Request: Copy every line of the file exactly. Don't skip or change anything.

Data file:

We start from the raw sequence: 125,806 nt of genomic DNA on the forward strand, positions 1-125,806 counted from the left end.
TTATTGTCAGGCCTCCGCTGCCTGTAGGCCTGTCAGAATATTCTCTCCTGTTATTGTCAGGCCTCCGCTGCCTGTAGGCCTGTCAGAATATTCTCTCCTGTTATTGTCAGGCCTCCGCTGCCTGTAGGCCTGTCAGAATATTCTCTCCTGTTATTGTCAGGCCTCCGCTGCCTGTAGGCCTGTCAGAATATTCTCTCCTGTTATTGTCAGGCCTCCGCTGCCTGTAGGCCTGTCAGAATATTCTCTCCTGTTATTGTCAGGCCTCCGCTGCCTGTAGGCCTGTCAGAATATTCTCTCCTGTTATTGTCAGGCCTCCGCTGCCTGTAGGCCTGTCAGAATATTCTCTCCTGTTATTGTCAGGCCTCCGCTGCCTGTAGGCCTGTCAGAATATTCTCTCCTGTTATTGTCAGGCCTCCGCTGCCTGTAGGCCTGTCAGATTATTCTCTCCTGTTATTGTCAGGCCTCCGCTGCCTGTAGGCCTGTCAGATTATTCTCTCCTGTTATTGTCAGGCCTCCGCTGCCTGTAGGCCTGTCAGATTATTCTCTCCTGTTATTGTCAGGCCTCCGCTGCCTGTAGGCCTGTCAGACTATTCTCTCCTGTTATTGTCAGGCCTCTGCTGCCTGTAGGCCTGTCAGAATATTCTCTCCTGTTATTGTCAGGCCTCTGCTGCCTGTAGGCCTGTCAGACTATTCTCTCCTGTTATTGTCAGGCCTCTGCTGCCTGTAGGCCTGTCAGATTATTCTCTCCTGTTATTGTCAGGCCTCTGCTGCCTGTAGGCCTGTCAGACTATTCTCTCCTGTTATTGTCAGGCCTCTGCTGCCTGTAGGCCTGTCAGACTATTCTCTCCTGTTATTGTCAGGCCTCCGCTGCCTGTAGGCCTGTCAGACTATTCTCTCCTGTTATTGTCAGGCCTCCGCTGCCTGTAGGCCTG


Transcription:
We start from the raw sequence: 125,806 nt of genomic DNA on the forward strand, positions 1-125,806 counted from the left end.
TTATTGTCAGGCCTCCGCTGCCTGTAGGCCTGTCAGAATATTCTCTCCTGTTATTGTCAGGCCTCCGCTGCCTGTAGGCCTGTCAGAATATTCTCTCCTGTTATTGTCAGGCCTCCGCTGCCTGTAGGCCTGTCAGAATATTCTCTCCTGTTATTGTCAGGCCTCCGCTGCCTGTAGGCCTGTCAGAATATTCTCTCCTGTTATTGTCAGGCCTCCGCTGCCTGTAGGCCTGTCAGAATATTCTCTCCTGTTATTGTCAGGCCTCCGCTGCCTGTAGGCCTGTCAGAATATTCTCTCCTGTTATTGTCAGGCCTCCGCTGCCTGTAGGCCTGTCAGAATATTCTCTCCTGTTATTGTCAGGCCTCCGCTGCCTGTAGGCCTGTCAGAATATTCTCTCCTGTTATTGTCAGGCCTCCGCTGCCTGTAGGCCTGTCAGATTATTCTCTCCTGTTATTGTCAGGCCTCCGCTGCCTGTAGGCCTGTCAGATTATTCTCTCCTGTTATTGTCAGGCCTCCGCTGCCTGTAGGCCTGTCAGATTATTCTCTCCTGTTATTGTCAGGCCTCCGCTGCCTGTAGGCCTGTCAGACTATTCTCTCCTGTTATTGTCAGGCCTCTGCTGCCTGTAGGCCTGTCAGAATATTCTCTCCTGTTATTGTCAGGCCTCTGCTGCCTGTAGGCCTGTCAGACTATTCTCTCCTGTTATTGTCAGGCCTCTGCTGCCTGTAGGCCTGTCAGATTATTCTCTCCTGTTATTGTCAGGCCTCTGCTGCCTGTAGGCCTGTCAGACTATTCTCTCCTGTTATTGTCAGGCCTCTGCTGCCTGTAGGCCTGTCAGACTATTCTCTCCTGTTATTGTCAGGCCTCCGCTGCCTGTAGGCCTGTCAGACTATTCTCTCCTGTTATTGTCAGGCCTCCGCTGCCTGTAGGCCTG